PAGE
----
As it turns out, when you do real cross stitch, you have to make tiny, tiny stitches, one over each tiny square. You don’t skip spots or anything. So I got to pull out the thread, using the needle to move back the way it came.

But once I had it figured it out, I was rolling!

Kind of.

Here is where I got after working off and on all weekend. I would say this represents about 4.5 hours of work.

The whole pitcher isn’t even done yet!

I have three colors’ worth of shading done on one piece of the picture. Only about 97% left to go!

I might actually finish this by Christmas. And then it will be my gift to myself. And don’t worry. I will post updates as I have them.


Super Birthday Curtain: An exercise in patience

What a week. Sorry for no post yesterday. I was watching The Dark Knight Rises.

Today I ventured into making the curtains for the Super Hero Birthday Room Project (as I’ve taken to calling it…since now). I have two sewing books, and they both have lovely little explanations for how to sew curtains. There is also this amazing resource for crafters known as “the internet”, which has a ton of information for first-time crafts.

I used none of these.

Instead, I decided that what I needed was four hemmed edges and a hole to put a curtain rod through. This model worked fine. But because this is me, the project did not go off without a hitch.

Here is my journey through curtain making:

Step 1

I started with fabric. I bought my fabric on Saturday; this was my second choice. I went with this Spider Man fabric because the fabric I had originally chosen was nearly gone, and they did not have enough.**

Step 2

I pinned the bottom edge for the hem. I also ironed it down before I took it to the machine. Notice that I am not using my hand-made pin cushion. This is not because of any reason other than I keep forgetting about it.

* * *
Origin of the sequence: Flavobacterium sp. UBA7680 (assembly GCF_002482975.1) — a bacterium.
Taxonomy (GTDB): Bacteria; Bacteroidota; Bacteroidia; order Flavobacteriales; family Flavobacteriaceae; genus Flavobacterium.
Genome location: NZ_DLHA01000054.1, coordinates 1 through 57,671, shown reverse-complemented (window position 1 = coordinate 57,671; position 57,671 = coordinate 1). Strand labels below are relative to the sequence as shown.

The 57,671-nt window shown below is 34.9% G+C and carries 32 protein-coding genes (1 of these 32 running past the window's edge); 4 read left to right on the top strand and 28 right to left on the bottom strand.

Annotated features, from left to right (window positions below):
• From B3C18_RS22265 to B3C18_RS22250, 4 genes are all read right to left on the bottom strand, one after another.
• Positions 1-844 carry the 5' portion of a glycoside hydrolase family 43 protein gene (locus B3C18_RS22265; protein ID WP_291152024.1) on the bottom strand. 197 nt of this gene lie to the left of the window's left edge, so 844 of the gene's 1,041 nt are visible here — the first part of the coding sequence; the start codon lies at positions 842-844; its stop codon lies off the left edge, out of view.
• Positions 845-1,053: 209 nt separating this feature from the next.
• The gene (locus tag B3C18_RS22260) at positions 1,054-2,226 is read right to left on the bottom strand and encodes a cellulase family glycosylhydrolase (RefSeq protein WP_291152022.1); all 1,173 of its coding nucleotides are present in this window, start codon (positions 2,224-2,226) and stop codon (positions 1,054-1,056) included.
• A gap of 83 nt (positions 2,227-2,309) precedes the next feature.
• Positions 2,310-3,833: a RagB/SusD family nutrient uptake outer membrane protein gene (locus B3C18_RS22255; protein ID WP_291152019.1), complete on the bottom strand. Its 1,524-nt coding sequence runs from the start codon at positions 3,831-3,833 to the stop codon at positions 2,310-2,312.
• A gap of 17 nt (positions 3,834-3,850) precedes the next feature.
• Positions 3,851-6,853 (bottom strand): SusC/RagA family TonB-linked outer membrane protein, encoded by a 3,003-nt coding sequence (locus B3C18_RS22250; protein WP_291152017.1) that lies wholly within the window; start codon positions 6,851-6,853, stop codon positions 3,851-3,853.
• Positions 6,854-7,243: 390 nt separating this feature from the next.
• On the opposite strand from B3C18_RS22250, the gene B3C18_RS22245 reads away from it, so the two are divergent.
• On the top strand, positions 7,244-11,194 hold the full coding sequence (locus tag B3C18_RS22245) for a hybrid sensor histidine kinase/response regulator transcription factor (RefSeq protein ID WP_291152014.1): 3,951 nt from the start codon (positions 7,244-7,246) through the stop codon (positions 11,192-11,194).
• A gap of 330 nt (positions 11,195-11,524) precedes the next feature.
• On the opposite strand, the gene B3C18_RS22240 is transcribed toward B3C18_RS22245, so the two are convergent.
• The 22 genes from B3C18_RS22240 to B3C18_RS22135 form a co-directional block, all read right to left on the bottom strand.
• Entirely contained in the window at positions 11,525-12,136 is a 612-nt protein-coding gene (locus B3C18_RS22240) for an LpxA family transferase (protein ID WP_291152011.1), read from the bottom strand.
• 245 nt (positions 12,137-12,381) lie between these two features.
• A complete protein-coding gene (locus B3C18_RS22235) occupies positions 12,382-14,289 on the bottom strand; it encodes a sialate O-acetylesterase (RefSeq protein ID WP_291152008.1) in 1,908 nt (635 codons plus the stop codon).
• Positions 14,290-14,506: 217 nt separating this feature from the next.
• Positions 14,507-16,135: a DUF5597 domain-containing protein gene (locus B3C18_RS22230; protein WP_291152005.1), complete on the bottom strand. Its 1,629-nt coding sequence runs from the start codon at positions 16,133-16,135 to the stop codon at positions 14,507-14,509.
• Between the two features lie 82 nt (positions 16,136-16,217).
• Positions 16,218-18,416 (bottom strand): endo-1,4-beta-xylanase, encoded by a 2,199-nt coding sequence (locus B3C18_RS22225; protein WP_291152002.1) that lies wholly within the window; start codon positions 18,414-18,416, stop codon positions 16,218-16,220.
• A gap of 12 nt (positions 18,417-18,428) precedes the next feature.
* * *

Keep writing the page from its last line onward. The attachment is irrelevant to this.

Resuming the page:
Old needle = BAD

I did have the wherewithal to realize that I had sewn multiple projects on the same needle and perhaps it was time for a change. So here’s to the needle that sewed many of my first failures and successes.


The first side is completed!

Have you ever dropped a whole container of pins on the floor?

I did, just today. 🙂

I got wise…

At some point, I realized that I could pin and iron simultaneously. So that’s what I did. I pinned in two spots, then ironed. Then pulled the fabric up and pinned two spots, then ironed. And so on.

Making headway

Although I was sewing on the dining room table for extra room, I still found it amazing difficult to keep all of that fabric from falling off the wooden surface.

Curtain rod!

Finally, after the 2 hour Tim Burton Batman, all sides were nice and neat, and I was ready to sew the loop for the curtain rod. In order to do this, I simply placed the rod on the fabric and folded it to see where I would need to sew.

I was worried it wouldn’t be long enough

You might remember, keen reader, two asterisks earlier when I mentioned forgoing a favored fabric because there was not enough. Well, I’m afraid the joke’s on me. The day I picked up the fabric, the internet had given Eric and I the finger and taken the day off, so I did not have access to my e-mail with the window and door measurements from my mom. So I called whilst in the fabric store to get them: 40in by 44in.

Somehow, in the midst of my searching for fabric and mom trying to juggle answering my questions and guests coming into the house at that very moment, I got it in my head that I needed at least 4 yards of fabric. Obviously, I only needed one and a half.

However, I bought 4, and so here are the 135 remaining, usable inches splayed on the floor.

Now my brother is getting a curtain for the door and a valance for his window. And I will be getting a Spider Man skirt, perhaps. Or tote. I’ll still have quite a bit left over.

The curtain rod being finished

Because my brother is the best person on this planet (and I do mean that), having a plain curtain rod is not good enough for him. Luckily, I grabbed some Spider Man duck tape for my dress form project the other week, so I used that to decorate the rod. Now he has a totally Spidey curtain rod to match his curtain(s).

My awesome husband/curtain

With the curtain completed, I had to get a picture of it! Alas, at 5ft, I am too short to hang it up for a picture. In steps Eric to save the day. Thus, here is the completed curtain for the door.